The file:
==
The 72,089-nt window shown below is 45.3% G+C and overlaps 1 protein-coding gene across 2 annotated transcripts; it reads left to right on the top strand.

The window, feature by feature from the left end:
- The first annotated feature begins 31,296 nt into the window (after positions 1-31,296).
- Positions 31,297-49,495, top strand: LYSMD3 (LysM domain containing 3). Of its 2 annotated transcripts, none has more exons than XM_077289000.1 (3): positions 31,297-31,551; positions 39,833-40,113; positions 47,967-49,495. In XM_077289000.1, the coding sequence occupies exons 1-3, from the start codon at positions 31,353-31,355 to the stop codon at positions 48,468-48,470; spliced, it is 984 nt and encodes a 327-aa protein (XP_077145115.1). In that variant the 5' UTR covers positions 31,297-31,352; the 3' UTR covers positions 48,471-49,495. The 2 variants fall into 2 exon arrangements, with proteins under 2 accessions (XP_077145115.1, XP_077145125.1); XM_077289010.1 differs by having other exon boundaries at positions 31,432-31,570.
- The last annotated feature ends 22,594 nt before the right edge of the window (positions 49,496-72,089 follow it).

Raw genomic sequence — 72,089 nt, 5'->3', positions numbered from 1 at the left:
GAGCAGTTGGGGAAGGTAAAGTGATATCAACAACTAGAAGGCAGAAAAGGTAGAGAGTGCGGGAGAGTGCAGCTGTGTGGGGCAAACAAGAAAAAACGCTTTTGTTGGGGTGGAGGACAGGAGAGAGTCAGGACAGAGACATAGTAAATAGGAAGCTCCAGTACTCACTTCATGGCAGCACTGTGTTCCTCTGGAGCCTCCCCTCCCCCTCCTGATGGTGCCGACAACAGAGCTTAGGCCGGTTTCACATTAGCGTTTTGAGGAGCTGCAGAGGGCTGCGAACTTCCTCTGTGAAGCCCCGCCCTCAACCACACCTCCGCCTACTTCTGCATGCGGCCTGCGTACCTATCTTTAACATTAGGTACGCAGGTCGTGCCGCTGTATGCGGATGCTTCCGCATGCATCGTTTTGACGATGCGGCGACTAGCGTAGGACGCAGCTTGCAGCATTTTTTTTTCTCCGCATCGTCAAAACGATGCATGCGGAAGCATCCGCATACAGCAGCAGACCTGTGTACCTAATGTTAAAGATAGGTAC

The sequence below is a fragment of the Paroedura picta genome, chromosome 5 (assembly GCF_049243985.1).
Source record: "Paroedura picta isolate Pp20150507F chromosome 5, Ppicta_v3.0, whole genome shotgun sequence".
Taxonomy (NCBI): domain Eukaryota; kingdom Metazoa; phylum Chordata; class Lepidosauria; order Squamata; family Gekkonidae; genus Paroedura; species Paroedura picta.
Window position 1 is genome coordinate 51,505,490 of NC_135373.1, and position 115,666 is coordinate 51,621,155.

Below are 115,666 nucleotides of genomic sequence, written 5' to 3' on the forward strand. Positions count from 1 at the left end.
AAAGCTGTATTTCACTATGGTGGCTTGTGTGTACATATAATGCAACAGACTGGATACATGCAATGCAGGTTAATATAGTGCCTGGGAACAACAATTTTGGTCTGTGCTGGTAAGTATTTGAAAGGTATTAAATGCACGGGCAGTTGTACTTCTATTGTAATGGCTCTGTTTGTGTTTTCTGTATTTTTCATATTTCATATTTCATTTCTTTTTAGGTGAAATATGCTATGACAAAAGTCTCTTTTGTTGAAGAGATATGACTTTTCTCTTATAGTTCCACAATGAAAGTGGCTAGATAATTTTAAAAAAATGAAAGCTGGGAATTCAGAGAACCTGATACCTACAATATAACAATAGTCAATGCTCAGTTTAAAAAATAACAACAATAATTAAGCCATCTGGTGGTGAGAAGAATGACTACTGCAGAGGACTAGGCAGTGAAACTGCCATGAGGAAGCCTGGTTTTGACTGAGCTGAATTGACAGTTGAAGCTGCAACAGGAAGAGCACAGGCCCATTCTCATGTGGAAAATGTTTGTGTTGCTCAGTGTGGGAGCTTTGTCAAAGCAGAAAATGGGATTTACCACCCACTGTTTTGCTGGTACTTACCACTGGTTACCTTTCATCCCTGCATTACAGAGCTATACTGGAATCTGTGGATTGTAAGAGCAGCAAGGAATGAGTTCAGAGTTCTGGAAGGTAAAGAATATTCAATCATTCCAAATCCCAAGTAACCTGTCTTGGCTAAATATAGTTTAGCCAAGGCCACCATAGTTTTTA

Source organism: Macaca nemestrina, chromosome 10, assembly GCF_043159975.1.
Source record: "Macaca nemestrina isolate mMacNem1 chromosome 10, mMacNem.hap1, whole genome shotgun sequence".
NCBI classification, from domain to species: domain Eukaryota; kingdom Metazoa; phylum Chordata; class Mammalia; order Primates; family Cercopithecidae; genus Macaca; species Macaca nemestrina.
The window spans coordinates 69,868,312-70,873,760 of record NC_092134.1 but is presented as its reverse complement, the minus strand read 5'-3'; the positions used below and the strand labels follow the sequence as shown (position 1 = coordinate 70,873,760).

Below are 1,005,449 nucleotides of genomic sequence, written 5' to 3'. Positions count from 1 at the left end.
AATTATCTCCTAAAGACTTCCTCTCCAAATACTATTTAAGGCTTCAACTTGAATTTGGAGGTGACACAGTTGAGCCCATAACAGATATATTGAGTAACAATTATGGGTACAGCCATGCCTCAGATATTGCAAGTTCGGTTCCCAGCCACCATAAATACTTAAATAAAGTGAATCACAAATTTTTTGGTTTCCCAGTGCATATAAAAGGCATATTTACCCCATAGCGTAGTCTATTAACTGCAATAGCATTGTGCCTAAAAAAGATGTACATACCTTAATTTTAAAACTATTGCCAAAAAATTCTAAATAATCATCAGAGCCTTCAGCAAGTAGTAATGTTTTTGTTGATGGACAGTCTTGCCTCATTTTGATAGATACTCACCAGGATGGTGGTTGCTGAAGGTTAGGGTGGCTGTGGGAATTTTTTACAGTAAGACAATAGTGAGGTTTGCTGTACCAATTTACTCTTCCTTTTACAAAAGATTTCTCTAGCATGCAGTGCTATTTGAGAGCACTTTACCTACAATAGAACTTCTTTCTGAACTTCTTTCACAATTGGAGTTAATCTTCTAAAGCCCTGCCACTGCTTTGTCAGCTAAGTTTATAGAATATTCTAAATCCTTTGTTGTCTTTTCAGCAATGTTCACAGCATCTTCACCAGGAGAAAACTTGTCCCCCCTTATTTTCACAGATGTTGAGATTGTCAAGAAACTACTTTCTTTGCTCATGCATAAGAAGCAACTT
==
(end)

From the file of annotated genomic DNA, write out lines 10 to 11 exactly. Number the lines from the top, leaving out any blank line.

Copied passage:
Taxonomy (NCBI): domain Eukaryota; kingdom Metazoa; phylum Chordata; class Lepidosauria; order Squamata; family Gekkonidae; genus Paroedura; species Paroedura picta.
Window position 1 is genome coordinate 51,505,490 of NC_135373.1, and position 115,666 is coordinate 51,621,155.